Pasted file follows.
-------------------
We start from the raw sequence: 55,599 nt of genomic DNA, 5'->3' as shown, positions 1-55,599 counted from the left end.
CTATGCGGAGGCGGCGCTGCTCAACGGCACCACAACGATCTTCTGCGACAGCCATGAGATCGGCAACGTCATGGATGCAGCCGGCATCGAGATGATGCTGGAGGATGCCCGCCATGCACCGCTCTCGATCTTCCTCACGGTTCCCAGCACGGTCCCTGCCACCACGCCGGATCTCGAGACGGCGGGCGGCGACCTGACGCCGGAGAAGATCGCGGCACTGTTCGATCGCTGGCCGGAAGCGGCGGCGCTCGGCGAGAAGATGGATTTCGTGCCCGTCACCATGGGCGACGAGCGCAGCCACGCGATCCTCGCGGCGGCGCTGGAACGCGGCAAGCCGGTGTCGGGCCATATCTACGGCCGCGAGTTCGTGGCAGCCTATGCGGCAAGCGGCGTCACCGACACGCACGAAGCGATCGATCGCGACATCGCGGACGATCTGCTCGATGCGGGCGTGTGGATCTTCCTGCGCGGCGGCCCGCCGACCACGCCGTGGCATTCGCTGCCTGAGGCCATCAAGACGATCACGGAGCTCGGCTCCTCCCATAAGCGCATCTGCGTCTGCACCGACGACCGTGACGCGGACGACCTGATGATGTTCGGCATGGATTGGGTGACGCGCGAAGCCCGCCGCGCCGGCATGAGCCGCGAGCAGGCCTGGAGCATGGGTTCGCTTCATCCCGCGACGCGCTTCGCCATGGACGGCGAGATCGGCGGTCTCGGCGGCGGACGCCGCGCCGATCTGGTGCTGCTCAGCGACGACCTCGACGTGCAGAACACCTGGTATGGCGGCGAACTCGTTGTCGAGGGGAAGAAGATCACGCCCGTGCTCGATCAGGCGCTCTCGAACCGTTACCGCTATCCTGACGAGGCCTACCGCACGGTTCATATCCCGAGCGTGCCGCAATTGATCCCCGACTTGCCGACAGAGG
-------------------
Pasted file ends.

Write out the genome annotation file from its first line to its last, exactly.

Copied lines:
We start from the raw sequence: 55,599 nt of genomic DNA, 5'->3' as shown, positions 1-55,599 counted from the left end.
CTATGCGGAGGCGGCGCTGCTCAACGGCACCACAACGATCTTCTGCGACAGCCATGAGATCGGCAACGTCATGGATGCAGCCGGCATCGAGATGATGCTGGAGGATGCCCGCCATGCACCGCTCTCGATCTTCCTCACGGTTCCCAGCACGGTCCCTGCCACCACGCCGGATCTCGAGACGGCGGGCGGCGACCTGACGCCGGAGAAGATCGCGGCACTGTTCGATCGCTGGCCGGAAGCGGCGGCGCTCGGCGAGAAGATGGATTTCGTGCCCGTCACCATGGGCGACGAGCGCAGCCACGCGATCCTCGCGGCGGCGCTGGAACGCGGCAAGCCGGTGTCGGGCCATATCTACGGCCGCGAGTTCGTGGCAGCCTATGCGGCAAGCGGCGTCACCGACACGCACGAAGCGATCGATCGCGACATCGCGGACGATCTGCTCGATGCGGGCGTGTGGATCTTCCTGCGCGGCGGCCCGCCGACCACGCCGTGGCATTCGCTGCCTGAGGCCATCAAGACGATCACGGAGCTCGGCTCCTCCCATAAGCGCATCTGCGTCTGCACCGACGACCGTGACGCGGACGACCTGATGATGTTCGGCATGGATTGGGTGACGCGCGAAGCCCGCCGCGCCGGCATGAGCCGCGAGCAGGCCTGGAGCATGGGTTCGCTTCATCCCGCGACGCGCTTCGCCATGGACGGCGAGATCGGCGGTCTCGGCGGCGGACGCCGCGCCGATCTGGTGCTGCTCAGCGACGACCTCGACGTGCAGAACACCTGGTATGGCGGCGAACTCGTTGTCGAGGGGAAGAAGATCACGCCCGTGCTCGATCAGGCGCTCTCGAACCGTTACCGCTATCCTGACGAGGCCTACCGCACGGTTCATATCCCGAGCGTGCCGCAATTGATCCCCGACTTGCCGACAGAGG